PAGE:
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Google DeepMind is edging towards a 3-0 victory against world Go champion Ke Jie (GOOG)


David Silver

Google DeepMind has won its second game against world Go champion Ke Jie in China, winning the series and putting it one step closer to a 3-0 victory.

The company's self-learning AlphaGo AI agent is playing 19-year-old Ke Jie at the "Future of Go Summit" near Shanghai this week in a three-game match.

The win against Ke Jie — who has been playing Go since the age of 5 — puts AlphaGo just one victory away from a 3-o win.

"#AlphaGo wins game 2," wrote Google DeepMind cofounder and CEO Demis Hassabis on Twitter. "What an amazing and complex game! Ke Jie pushed AlphaGo right to the limit."

AlphaGo won the first game by half a point on Tuesday, which is the closest margin possible in Go — a two-player board game that originated in China around 3,000 years ago. The game simple, yet complex game has been incredibly difficult for computers to crack due to the sheer number of moves possible.

Dave Silver, lead researcher for AlphaGo at DeepMind, explained how DeepMind had estimated Ke Jie's impressive play. "We can always ask AlphaGo how well it thinks it’s doing during the game," he said in a statement. "And when we asked today, AlphaGo thought it was perfectly balanced. If anything, AlphaGo thought Ke Jie had come out better in the opening. It was only towards the end of the game that AlphaGo thought it would win."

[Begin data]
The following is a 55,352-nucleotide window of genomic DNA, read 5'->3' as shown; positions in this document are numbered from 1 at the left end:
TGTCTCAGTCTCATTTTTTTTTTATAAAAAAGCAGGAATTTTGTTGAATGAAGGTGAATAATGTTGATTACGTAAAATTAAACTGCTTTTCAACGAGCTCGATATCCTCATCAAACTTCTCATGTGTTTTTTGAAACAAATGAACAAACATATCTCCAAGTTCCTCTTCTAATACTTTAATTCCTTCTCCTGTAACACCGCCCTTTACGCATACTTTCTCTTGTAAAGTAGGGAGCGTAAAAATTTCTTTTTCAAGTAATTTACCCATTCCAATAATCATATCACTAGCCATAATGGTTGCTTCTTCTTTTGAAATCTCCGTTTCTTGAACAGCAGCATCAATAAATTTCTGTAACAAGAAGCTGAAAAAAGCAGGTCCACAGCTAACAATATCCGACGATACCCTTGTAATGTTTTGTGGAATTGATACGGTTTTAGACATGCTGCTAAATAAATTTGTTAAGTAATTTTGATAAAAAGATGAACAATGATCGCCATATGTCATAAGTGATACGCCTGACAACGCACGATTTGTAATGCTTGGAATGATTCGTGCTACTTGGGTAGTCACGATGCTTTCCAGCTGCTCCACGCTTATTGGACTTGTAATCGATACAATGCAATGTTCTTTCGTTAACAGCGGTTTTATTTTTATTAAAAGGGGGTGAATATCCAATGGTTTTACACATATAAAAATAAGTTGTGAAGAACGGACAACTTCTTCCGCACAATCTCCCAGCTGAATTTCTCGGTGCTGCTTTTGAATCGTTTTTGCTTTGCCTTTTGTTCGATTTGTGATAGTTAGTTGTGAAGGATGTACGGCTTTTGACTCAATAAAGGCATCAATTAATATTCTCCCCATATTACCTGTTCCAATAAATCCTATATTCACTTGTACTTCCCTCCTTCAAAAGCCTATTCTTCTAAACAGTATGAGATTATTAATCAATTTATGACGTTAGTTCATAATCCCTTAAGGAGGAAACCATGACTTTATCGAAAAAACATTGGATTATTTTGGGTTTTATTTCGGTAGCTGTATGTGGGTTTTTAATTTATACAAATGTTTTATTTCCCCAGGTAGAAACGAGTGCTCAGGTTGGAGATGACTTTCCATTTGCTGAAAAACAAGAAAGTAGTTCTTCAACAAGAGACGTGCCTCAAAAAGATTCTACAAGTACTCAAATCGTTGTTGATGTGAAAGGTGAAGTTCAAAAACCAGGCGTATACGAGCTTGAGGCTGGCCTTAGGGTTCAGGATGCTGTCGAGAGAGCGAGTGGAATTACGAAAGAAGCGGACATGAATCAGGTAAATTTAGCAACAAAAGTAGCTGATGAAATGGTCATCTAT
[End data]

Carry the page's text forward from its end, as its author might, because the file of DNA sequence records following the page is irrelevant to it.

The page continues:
Ke Jie DeepMind

The games are being streamed live on YouTube but the millions of Go fans in China are unable to watch them without a VPN [virtual private network] because the Google-owned service is banned in China. The Chinese government also issued a censorship notice to broadcasters and online publishers, warning them not to livestream the first game, according to China Digital Times.

The Financial Times reported on Monday that DeepMind's trip to China is part of a wider Google "charm offensive" in the communist-run country.

DeepMind writes on its website that it hopes to uncover more secrets of the ancient game at the "Future of Go Summit," where it'll also be playing different versions of Go. The company is also visiting a number of Chinese companies and research institutes to talk about AI research.

AlphaGo beat its first world champion last March, when it defeated South Korea's Lee Sedol in a five-game tournament.

Demis Ke Jie and Eric Schmidt

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